Photo Credit: Ikhlasul Amal. Barbie look-alike in West Java, Indonesia.

However, the emancipatory conclusion only represents one type of response to Shirazi’s work. The other response, as noted, worries about the operative forces of fetishism and commodification. The book certainly exposes a tension between profit and prophet which leads Miller to underscore that the “deregulation of religion” through the pluralization of religious authority also entails a “decidedly pro-consumption bias.” Likewise, George Gonzalez, in his response, ponders “does ‘brand Islam’ signal the religious deinstitutionalization of swaths of global Islam into taste groups, voluntary associations, and corporate cultures? Does an increase in everyday piety through ‘brand Islam’ simultaneously and necessarily weaken the authority of Islamic religious institutions?” Gonzalez’s analysis is deeply attuned to a critique of neoliberalism, offering a sobering reminder that Cevik’s self-stylizing individual (in its assumed middle to upper class and/or Mister [Muslim hipster] status) is a product of the neoliberal frame and cannot be understood outside of its discursive scope and epistemological assumptions. Gonzalez situates his discussion of Brand Islam within a broader scholarly engagement with the commodification of religion and piety, highlighting both gender and class in articulating where more research on branding religious tradition can be further enriching. Far from the emancipatory potentialities Cevik and Miller find in Islamic branding as a mechanism for individual Muslim piety and inclusion through redefining of modernity and pluralizing the sites of religious authority, Gonzalez views the trend of commodification of culture and religion as far from liberating, constituting a mode of imprisonment in the “iron cage” of capitalism (to recall Weber’s famous pronouncement).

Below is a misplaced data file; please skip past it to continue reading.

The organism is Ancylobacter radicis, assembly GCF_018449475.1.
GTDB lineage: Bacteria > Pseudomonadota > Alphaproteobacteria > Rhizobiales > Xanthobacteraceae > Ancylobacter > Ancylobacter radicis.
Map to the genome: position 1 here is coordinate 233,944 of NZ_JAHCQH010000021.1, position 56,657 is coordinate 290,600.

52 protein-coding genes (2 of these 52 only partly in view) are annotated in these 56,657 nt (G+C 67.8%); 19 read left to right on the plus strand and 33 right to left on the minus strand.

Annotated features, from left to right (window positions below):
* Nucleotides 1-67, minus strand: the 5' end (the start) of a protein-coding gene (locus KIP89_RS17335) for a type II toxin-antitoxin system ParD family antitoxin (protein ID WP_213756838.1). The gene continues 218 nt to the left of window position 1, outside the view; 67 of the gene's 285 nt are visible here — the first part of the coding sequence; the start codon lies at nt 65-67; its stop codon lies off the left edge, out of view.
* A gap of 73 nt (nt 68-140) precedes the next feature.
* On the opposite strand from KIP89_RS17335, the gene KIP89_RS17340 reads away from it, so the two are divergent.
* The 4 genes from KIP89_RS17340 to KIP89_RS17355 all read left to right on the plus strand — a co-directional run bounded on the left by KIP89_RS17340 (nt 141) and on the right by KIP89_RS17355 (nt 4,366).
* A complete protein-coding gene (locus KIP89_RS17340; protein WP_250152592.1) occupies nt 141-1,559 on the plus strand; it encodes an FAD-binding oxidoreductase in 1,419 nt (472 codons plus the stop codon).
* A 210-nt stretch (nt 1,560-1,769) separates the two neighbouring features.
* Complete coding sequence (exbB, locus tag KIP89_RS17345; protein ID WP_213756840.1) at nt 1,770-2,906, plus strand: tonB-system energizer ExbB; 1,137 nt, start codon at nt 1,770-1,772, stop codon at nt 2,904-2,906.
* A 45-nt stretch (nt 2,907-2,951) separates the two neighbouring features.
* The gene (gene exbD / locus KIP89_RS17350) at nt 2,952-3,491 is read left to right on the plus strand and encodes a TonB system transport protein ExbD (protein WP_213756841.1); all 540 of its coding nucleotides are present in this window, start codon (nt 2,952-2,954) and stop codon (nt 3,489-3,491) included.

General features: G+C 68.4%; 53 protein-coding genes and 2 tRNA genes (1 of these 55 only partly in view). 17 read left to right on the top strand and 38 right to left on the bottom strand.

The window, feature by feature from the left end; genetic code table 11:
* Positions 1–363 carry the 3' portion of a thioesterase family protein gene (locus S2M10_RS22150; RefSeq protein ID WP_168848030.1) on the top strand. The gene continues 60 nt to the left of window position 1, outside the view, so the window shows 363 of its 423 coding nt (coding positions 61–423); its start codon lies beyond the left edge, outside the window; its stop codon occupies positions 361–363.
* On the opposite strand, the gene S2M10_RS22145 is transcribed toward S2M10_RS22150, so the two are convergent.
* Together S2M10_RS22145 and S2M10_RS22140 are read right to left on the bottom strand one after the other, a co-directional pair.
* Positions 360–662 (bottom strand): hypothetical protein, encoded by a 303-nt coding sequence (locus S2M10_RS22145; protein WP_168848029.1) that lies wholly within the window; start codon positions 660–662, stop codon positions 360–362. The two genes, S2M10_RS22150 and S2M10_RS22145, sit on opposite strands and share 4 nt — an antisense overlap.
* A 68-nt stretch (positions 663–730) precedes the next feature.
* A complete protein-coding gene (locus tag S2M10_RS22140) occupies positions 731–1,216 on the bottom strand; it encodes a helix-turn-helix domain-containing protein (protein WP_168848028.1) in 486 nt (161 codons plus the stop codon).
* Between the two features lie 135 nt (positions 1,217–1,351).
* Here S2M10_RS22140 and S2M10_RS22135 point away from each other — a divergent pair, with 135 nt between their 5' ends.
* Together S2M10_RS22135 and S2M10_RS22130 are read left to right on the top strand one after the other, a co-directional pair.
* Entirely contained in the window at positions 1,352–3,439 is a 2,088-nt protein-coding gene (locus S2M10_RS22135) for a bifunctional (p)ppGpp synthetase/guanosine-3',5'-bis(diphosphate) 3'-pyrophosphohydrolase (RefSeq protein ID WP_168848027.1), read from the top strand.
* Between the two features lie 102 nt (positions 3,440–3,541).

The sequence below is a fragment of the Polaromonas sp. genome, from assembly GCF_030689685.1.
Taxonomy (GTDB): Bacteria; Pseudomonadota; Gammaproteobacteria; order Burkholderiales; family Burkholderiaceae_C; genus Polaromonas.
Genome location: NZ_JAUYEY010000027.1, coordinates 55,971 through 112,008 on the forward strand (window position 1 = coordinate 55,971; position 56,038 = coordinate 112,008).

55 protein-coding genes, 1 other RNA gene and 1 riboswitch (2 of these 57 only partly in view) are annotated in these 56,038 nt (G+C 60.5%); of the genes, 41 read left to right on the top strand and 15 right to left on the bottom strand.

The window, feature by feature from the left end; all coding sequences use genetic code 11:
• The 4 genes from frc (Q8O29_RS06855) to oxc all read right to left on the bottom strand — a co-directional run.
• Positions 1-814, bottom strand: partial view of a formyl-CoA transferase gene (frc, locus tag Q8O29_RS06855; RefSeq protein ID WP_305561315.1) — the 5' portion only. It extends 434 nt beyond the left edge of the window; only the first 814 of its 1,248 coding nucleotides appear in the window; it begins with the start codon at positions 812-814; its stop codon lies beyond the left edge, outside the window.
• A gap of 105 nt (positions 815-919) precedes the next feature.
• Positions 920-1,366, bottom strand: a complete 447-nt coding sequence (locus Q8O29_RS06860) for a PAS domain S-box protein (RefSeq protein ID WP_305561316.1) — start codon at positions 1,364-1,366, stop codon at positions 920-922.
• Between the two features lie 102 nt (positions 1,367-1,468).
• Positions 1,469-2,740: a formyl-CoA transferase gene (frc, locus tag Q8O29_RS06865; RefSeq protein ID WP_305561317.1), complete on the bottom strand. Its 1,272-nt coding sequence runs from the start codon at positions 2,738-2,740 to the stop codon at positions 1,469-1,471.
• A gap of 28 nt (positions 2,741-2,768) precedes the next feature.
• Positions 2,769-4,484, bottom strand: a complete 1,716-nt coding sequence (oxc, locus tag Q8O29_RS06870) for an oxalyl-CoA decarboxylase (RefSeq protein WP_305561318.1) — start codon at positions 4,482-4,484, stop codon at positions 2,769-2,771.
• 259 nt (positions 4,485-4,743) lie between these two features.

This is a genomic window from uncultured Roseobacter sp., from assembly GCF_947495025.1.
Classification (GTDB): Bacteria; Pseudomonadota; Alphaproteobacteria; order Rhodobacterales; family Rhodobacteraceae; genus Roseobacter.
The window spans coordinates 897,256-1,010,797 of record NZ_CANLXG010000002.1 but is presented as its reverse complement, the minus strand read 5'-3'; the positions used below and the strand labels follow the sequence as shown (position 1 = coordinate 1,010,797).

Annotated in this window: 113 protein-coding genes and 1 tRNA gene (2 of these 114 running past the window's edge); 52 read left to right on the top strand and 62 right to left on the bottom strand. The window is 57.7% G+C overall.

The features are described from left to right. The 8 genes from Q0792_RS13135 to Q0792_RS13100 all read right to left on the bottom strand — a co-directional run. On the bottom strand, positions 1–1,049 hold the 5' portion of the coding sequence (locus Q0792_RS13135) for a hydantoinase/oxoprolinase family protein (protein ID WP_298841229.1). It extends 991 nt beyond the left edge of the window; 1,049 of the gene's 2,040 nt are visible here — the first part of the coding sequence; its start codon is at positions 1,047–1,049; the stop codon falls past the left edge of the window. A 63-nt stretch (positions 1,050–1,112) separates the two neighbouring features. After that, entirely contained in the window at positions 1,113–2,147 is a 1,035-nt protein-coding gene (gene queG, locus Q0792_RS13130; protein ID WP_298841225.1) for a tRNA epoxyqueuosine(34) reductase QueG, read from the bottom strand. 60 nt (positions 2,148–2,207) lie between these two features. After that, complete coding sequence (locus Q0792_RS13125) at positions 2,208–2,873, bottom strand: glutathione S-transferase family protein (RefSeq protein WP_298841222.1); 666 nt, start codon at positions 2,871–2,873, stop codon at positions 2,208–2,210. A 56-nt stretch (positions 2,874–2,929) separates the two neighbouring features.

A fourth respondent, Slavica Jakelić, ponders “the desire to sacralize all domains of life.” She is reminded of the familiar Weberian insight about the relations between religion and the emergence of modern capitalism and processes of secularization. Jakelić subsequently identifies paradoxical tensions in the supposed intensification of Muslim piety through capitalist mechanisms: “while Muslims as believers might focus on halal in the context of the global market as the realm that enables them to exert theological, cultural, and political agency and do so against Western modernity,” she writes, “the impulses that shape their theological orientations and religious acts related to halal seem quite aligned with some aspects of that modernity.” What Jakelić suggests here is that the commodification of piety studied by Shirazi is highly consistent with secular modernity or the secular condition even while enabling individual pious actors to assert their Muslim self-stylization as oppositional. The very focus of the market on individual consumers and their tastes and preferences validates this point. Shirazi’s account, however, dives deeply into the hermeneutical process present in this heightened level of brand Islam. Jakelić, therefore, echoes Gonzalez’s reservations about the emancipatory narrative, celebrating post-secular conceptions of Muslim modernity as embodied in branding processes.